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Second Senate Democrat hospitalized

By Ben Marquis
|
March 3, 2023

Senate Democrats technically hold a 51-49 majority over the Republicans, but as has been seen this week, that thin advantage is rather tenuous and illusory in reality.

Democratic California Sen. Dianne Feinstein revealed that she will be hospitalized and treated for shingles for the foreseeable future, Axios reported.

Her being hospitalized obviously prevents the long-serving senator from being present in the Senate for roll call votes, floor debates and speeches, and committee hearings.

Hospitalized with shingles

"I was diagnosed over the February recess with a case of the shingles," Sen. Feinstein said in a statement through a spokesperson on Thursday, according to the Daily Mail.

"I have been hospitalized and am receiving treatment in San Francisco and expect to make a full recovery. I hope to return to the Senate later this month," the 89-year-old senator added.

According to the Mayo Clinic, shingles are caused by the same virus as chickenpox, known as varicella-zoster, and that incurable virus remains in the body forever once it has been contracted.

Shingles are not fatal but can cause painful rashes and blisters, typically around the torso, and is treatable with a variety of drugs to ease the pain and speed the healing of the blisters and rashes.

Absence follows recent retirement announcement

The revelation on Thursday that Sen. Feinstein was hospitalized to receive treatment for shingles helps explain her absence from the Senate over the past few days, according to NBC News.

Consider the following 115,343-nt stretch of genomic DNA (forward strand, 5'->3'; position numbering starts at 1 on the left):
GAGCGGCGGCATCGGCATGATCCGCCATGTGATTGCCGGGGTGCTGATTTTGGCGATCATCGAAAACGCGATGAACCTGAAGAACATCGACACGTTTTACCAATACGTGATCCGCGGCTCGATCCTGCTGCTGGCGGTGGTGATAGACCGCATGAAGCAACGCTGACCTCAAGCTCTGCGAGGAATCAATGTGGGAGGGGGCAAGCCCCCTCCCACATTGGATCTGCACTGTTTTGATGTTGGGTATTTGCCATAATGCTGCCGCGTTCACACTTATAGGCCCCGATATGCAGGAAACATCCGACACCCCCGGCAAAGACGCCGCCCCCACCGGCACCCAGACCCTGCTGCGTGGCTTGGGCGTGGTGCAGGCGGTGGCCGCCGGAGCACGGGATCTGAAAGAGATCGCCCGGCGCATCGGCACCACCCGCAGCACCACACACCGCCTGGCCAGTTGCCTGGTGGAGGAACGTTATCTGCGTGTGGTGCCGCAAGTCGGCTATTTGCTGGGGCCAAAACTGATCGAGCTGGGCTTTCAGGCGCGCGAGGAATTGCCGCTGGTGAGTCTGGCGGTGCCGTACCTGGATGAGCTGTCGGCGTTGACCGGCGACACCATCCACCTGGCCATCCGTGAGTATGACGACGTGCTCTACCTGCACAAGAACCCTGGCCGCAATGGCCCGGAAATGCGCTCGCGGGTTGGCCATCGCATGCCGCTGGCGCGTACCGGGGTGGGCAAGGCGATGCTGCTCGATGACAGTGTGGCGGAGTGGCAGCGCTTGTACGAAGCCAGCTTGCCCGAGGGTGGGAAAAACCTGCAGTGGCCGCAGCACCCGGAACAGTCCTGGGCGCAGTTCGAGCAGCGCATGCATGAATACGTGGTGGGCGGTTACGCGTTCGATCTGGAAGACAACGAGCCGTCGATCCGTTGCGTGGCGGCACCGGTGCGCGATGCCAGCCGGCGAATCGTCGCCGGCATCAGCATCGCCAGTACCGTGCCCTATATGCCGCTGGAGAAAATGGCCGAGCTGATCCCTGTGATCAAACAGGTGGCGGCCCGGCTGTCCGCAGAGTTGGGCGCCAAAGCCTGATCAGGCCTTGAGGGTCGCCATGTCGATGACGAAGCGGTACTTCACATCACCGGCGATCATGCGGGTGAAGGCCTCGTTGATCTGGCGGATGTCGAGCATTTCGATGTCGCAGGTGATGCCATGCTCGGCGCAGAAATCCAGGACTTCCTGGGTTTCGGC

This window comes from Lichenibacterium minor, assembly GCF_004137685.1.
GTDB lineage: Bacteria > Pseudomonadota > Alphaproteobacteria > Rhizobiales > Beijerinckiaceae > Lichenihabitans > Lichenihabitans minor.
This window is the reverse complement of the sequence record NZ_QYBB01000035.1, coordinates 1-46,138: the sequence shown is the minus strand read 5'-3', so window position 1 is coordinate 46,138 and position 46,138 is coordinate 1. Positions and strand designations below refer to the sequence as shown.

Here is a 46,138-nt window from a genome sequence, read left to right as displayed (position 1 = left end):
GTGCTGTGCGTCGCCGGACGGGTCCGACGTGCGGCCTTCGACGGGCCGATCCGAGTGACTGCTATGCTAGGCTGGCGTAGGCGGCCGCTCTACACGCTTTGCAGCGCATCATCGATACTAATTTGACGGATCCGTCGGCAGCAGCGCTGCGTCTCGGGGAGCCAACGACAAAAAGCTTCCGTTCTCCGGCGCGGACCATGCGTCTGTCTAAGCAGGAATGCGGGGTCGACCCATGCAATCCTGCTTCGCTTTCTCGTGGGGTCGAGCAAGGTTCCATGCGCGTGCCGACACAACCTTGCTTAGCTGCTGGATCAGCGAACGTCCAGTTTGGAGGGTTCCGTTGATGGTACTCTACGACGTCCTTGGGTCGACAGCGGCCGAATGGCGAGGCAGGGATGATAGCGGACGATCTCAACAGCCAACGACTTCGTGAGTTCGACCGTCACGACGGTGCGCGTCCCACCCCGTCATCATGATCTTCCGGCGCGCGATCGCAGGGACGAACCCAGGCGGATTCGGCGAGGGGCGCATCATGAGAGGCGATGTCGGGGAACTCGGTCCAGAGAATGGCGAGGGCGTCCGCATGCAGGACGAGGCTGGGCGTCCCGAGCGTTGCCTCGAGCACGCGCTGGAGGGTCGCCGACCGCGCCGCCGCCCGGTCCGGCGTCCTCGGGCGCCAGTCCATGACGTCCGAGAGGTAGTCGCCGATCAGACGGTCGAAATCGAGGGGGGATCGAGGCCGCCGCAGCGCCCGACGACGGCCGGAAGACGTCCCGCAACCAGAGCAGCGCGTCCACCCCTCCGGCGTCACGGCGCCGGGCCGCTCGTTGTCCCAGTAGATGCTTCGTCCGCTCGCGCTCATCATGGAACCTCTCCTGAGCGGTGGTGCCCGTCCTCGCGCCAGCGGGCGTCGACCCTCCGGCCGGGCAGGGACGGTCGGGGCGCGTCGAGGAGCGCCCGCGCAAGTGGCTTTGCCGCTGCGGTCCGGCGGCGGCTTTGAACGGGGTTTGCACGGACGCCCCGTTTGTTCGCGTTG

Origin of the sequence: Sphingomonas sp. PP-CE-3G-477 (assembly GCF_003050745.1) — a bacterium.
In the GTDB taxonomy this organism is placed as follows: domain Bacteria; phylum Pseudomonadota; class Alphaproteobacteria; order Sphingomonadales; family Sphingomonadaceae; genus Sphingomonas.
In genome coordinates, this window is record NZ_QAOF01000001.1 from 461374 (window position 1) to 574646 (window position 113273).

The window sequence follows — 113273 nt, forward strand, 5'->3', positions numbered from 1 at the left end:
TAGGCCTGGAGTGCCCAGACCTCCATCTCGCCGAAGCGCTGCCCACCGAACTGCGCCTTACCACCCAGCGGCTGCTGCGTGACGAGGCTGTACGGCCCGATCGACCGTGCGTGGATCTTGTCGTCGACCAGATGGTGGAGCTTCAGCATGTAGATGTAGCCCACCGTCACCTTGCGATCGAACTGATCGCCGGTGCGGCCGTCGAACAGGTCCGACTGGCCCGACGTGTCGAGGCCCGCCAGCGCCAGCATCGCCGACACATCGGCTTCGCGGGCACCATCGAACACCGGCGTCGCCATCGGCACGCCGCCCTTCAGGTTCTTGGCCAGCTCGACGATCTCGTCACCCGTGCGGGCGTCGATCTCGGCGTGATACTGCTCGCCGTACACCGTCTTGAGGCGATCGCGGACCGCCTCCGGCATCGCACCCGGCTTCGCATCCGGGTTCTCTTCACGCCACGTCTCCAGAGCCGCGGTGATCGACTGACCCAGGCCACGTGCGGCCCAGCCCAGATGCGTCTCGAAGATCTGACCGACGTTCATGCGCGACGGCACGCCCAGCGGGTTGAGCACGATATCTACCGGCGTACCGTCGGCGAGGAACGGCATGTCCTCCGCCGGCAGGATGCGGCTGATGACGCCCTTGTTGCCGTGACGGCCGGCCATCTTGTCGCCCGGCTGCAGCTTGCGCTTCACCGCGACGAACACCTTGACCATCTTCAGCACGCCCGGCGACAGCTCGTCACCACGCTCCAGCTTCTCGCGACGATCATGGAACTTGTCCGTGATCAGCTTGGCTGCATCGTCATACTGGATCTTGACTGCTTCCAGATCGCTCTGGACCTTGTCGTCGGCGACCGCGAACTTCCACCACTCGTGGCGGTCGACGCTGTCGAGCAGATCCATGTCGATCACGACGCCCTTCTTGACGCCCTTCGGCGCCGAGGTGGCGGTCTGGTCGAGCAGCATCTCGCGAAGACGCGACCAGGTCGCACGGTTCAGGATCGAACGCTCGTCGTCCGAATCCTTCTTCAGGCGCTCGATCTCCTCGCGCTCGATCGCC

On Wednesday, when asked why the senator had been missing this week, Feinstein's office had simply said that she was "dealing with a health matter" and fully intended to "return to Washington soon."

Her absence this week was questioned after the senior senator from California missed a handful of crucial roll call votes on the Senate floor as well as an important Senate Judiciary Committee hearing on Wednesday with Attorney General Merrick Garland, according to The Washington Post.

It also comes shortly after it was announced that Feinstein will not seek re-election to another term in office in 2024 and instead will retire at the conclusion of the current session.

That announcement came amid increasing media scrutiny over her advanced age and an apparent decline in her cognitive capabilities, which may have been the reason why Feinstein declined the opportunity to serve as president pro tempore during this session, a position of honor that typically goes to the longest-serving senator of the majority party and is third in the line of succession for the presidency behind the vice president and House speaker.

Senate majority in question

According to the Washington Examiner, Sen. Feinstein's hospitalization further imperils the Senate Democratic majority that had already been placed at risk when Democratic Pennsylvania Sen. John Fetterman was hospitalized last month to receive treatment for clinical depression.

Meanwhile, Democratic Oregon Sen. Jeff Merkley has also been absent this week as he deals with the death of his mother – but the Senate Republicans have also been short a member this week as GOP Idaho Sen. Mike Crapo has been absent while recovering from a coronavirus infection.

That means, rather than a 51-49 majority for Democrats, the Senate has effectively been split 48-48 this week, which required Vice President Kamala Harris to cast a tie-breaking vote on a few occasions.

It also means that the legislative agenda for Democrats and President Joe Biden is dead in the water right now, as they can really only hope to muster the numbers to confirm some of Biden's less-controversial executive and judicial nominees.

The situation has also presented a small window of opportunity for Senate Republicans, despite their minority status –and likely with the assistance of a few more moderate Senate Democrats – to actually pass a few items from their own legislative priorities list, though Biden has vowed to veto most anything that the GOP might manage to land on his desk in the White House.